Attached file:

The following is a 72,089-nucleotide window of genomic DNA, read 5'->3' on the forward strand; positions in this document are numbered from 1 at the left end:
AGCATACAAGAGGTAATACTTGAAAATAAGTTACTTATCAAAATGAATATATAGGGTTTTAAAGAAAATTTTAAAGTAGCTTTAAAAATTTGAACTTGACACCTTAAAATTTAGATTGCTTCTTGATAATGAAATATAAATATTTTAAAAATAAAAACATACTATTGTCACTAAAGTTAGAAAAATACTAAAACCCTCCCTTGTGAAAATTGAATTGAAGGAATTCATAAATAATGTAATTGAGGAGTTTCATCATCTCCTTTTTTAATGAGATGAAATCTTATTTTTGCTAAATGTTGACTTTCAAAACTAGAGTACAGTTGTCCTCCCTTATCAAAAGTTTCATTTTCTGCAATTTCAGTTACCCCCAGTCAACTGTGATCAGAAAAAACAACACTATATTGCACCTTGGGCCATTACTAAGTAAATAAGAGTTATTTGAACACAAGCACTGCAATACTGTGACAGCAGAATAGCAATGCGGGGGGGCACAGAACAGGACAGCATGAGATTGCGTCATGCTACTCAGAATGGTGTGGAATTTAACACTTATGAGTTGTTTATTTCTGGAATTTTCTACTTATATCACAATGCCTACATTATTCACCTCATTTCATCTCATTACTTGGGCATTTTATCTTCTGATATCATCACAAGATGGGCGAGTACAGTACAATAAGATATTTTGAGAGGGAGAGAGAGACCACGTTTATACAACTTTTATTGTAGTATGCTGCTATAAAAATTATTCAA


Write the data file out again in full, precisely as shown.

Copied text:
The following is a 72,089-nucleotide window of genomic DNA, read 5'->3' on the forward strand; positions in this document are numbered from 1 at the left end:
AGCATACAAGAGGTAATACTTGAAAATAAGTTACTTATCAAAATGAATATATAGGGTTTTAAAGAAAATTTTAAAGTAGCTTTAAAAATTTGAACTTGACACCTTAAAATTTAGATTGCTTCTTGATAATGAAATATAAATATTTTAAAAATAAAAACATACTATTGTCACTAAAGTTAGAAAAATACTAAAACCCTCCCTTGTGAAAATTGAATTGAAGGAATTCATAAATAATGTAATTGAGGAGTTTCATCATCTCCTTTTTTAATGAGATGAAATCTTATTTTTGCTAAATGTTGACTTTCAAAACTAGAGTACAGTTGTCCTCCCTTATCAAAAGTTTCATTTTCTGCAATTTCAGTTACCCCCAGTCAACTGTGATCAGAAAAAACAACACTATATTGCACCTTGGGCCATTACTAAGTAAATAAGAGTTATTTGAACACAAGCACTGCAATACTGTGACAGCAGAATAGCAATGCGGGGGGGCACAGAACAGGACAGCATGAGATTGCGTCATGCTACTCAGAATGGTGTGGAATTTAACACTTATGAGTTGTTTATTTCTGGAATTTTCTACTTATATCACAATGCCTACATTATTCACCTCATTTCATCTCATTACTTGGGCATTTTATCTTCTGATATCATCACAAGATGGGCGAGTACAGTACAATAAGATATTTTGAGAGGGAGAGAGAGACCACGTTTATACAACTTTTATTGTAGTATGCTGCTATAAAAATTATTCAA